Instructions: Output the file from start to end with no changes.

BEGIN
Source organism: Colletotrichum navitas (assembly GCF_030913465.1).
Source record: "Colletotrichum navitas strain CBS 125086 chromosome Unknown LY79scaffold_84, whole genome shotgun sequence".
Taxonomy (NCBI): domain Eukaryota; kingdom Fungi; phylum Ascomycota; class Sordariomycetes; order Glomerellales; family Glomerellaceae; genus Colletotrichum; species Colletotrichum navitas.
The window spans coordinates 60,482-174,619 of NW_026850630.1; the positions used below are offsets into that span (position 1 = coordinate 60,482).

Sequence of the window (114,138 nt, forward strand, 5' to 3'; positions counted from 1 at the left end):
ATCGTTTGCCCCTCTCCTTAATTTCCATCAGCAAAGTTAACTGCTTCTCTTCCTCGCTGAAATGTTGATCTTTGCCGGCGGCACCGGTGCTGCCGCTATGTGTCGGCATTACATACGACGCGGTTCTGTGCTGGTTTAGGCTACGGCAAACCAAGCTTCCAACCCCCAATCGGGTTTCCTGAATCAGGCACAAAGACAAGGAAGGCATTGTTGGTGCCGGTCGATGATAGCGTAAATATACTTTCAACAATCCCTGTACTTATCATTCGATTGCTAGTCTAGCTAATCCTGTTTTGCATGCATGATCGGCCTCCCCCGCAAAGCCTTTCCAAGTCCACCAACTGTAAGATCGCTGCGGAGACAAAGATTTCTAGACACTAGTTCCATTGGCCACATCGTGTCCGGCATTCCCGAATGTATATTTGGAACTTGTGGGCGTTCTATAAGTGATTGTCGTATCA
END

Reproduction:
Source organism: Colletotrichum navitas (assembly GCF_030913465.1).
Source record: "Colletotrichum navitas strain CBS 125086 chromosome Unknown LY79scaffold_84, whole genome shotgun sequence".
Taxonomy (NCBI): domain Eukaryota; kingdom Fungi; phylum Ascomycota; class Sordariomycetes; order Glomerellales; family Glomerellaceae; genus Colletotrichum; species Colletotrichum navitas.
The window spans coordinates 60,482-174,619 of NW_026850630.1; the positions used below are offsets into that span (position 1 = coordinate 60,482).

Sequence of the window (114,138 nt, forward strand, 5' to 3'; positions counted from 1 at the left end):
ATCGTTTGCCCCTCTCCTTAATTTCCATCAGCAAAGTTAACTGCTTCTCTTCCTCGCTGAAATGTTGATCTTTGCCGGCGGCACCGGTGCTGCCGCTATGTGTCGGCATTACATACGACGCGGTTCTGTGCTGGTTTAGGCTACGGCAAACCAAGCTTCCAACCCCCAATCGGGTTTCCTGAATCAGGCACAAAGACAAGGAAGGCATTGTTGGTGCCGGTCGATGATAGCGTAAATATACTTTCAACAATCCCTGTACTTATCATTCGATTGCTAGTCTAGCTAATCCTGTTTTGCATGCATGATCGGCCTCCCCCGCAAAGCCTTTCCAAGTCCACCAACTGTAAGATCGCTGCGGAGACAAAGATTTCTAGACACTAGTTCCATTGGCCACATCGTGTCCGGCATTCCCGAATGTATATTTGGAACTTGTGGGCGTTCTATAAGTGATTGTCGTATCA